Santana spent a little less time with the club than Gimenez but he had the most impact. He hit 13 home runs, 13 home runs repeated, in just 197 at-bats. He came in, made an impact and left. It was clear this bat was way to advanced for this level and that he was just around for defensive purposes. A .447 OBP? .597 slugging percentage? Give me a break, that is just crazy stuff.

Nick Weglarz

Nick Weglarz was starting out at Akron, but even knew it would only be a matter of time before he was in Columbus. With the injury last year, he kind of just had to finish of his business in Akron before he moved on. He hit 7 home runs, 10 doubles in 37 games and that was enough for the Indians to move him along.

Unfortunately after just 50 games with the Clippers, Weglarz had to be shut down with more problems. He did end up hitting 13 home runs on the season (struggling slightly with his power stroke, although he made up for it with more doubles), but it was not a full season that the Indians were hoping to get out of him.

The good news is Weglarz will be making up for lost time in Venezuela's winter league and could follow a similar path to Clevleand as he did to Columbus in 2010. If the need arises for some pop in Cleveland at mid-season and Weglarz is proving he's ready, we could see him there.

Ezequiel Carrera

We call him Zeke around these parts because Ezequiel is just too hard to type out on a regular basis. Carrera came over in the Russell Branyan deal and he was hurt originally. When he finally made his debut, he looked like a cousin to Jose Constanza. He looks like a better Trevor Crowe really.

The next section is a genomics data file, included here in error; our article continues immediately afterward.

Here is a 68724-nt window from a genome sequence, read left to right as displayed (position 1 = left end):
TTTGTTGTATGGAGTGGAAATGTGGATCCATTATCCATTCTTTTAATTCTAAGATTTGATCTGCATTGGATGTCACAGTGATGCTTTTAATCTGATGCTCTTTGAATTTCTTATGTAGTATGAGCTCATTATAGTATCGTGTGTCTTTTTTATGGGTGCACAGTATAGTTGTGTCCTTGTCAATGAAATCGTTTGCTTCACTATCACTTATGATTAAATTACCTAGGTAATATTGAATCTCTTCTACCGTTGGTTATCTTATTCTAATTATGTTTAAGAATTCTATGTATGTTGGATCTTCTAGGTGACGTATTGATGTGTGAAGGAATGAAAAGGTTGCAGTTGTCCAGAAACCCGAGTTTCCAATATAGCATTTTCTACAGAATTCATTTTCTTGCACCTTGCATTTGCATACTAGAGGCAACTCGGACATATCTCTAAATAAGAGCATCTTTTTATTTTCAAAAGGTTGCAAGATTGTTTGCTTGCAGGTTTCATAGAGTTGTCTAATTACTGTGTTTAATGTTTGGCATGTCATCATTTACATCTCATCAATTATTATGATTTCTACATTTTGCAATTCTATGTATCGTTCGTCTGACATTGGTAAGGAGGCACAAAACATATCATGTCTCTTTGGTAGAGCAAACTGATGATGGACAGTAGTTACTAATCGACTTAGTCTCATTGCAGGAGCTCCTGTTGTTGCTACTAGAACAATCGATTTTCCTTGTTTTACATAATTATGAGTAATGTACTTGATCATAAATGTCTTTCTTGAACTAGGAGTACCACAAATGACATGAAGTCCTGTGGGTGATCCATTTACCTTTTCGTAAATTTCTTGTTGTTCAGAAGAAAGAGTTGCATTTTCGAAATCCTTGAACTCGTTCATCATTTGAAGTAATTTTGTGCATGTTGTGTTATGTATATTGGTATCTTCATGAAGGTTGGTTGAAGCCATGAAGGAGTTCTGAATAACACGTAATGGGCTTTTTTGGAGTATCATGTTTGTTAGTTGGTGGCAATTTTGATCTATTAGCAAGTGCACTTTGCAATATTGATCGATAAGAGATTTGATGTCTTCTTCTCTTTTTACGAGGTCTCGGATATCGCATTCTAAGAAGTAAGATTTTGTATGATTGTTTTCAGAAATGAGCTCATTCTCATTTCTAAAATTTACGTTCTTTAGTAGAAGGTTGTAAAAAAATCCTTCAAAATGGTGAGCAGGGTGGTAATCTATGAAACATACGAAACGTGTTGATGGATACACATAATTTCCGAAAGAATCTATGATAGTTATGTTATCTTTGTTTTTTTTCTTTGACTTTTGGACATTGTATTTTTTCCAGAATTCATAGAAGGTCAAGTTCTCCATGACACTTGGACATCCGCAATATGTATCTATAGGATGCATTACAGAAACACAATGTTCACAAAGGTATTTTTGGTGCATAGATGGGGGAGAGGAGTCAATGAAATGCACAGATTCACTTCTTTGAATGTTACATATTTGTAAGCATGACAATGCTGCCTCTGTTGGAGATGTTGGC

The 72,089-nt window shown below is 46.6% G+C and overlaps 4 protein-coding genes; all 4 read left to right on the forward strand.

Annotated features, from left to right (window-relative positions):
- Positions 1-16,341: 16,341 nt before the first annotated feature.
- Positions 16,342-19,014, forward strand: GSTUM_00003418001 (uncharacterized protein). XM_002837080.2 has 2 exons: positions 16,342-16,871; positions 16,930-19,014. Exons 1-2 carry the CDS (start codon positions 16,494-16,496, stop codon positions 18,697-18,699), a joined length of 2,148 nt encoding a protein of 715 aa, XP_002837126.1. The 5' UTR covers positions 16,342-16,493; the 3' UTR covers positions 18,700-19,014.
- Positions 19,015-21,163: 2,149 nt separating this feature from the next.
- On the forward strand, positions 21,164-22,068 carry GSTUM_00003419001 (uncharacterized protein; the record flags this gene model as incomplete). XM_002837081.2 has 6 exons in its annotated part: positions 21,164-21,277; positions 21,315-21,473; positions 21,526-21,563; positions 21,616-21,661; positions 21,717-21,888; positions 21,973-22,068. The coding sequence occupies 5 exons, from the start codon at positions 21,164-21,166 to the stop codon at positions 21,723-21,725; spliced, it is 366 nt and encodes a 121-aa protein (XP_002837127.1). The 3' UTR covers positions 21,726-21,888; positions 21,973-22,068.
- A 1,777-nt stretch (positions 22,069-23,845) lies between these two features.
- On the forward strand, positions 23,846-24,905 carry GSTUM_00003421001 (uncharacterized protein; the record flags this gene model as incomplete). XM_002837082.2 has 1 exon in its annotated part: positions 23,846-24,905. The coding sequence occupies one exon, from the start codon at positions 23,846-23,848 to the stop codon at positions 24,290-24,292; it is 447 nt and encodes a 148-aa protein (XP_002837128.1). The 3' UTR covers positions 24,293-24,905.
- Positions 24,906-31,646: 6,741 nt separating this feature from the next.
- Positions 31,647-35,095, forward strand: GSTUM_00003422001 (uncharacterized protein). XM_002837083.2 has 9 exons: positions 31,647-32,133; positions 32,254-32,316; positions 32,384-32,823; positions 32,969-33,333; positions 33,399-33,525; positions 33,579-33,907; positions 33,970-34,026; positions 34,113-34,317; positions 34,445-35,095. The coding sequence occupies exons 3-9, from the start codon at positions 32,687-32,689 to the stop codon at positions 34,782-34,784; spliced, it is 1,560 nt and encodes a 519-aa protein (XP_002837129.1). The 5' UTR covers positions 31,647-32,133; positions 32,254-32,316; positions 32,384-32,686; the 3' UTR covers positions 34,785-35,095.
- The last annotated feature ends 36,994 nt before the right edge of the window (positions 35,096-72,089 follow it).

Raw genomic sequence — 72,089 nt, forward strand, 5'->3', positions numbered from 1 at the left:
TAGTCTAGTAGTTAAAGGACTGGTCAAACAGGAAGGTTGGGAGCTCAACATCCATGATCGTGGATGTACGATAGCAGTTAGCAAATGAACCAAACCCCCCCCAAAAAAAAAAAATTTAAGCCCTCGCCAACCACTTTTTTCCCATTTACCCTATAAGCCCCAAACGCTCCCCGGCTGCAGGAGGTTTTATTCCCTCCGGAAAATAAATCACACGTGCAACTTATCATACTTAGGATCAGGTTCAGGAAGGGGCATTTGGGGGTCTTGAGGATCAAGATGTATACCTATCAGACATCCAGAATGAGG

Carrera was hitting .268 with a .339 OBP with Tacoma in 213 at-bats. He ended up hitting .286 with a similar OBP in 161 at-bats with the Clippers. His real damage came in the playoffs where he he had 9 hits and 6 walks in 31 at-bats. He hit a home run and was 3-for-3 in stolen bases.

Healthy, I think we're looking at a decent fourth outfield prospect and between him and Constanza, there should be someone who can contribute there.


Ultimately it isn't worth covering the Luke Carlins and Brian Bixler's of the world, but those guys did help contribute. Carlin was great in the playoffs for this team with no other catchers around.

But the core of this team was the pitching and the prospects like Cord Phelps and Jordan Brown and players like that.

Mike Sarbaugh has put himself on the radar in a big way with back to back Championship seasons and while he may return to Columbus next year, he won't be around for long, especially if he keeps winning with whatever he's handed.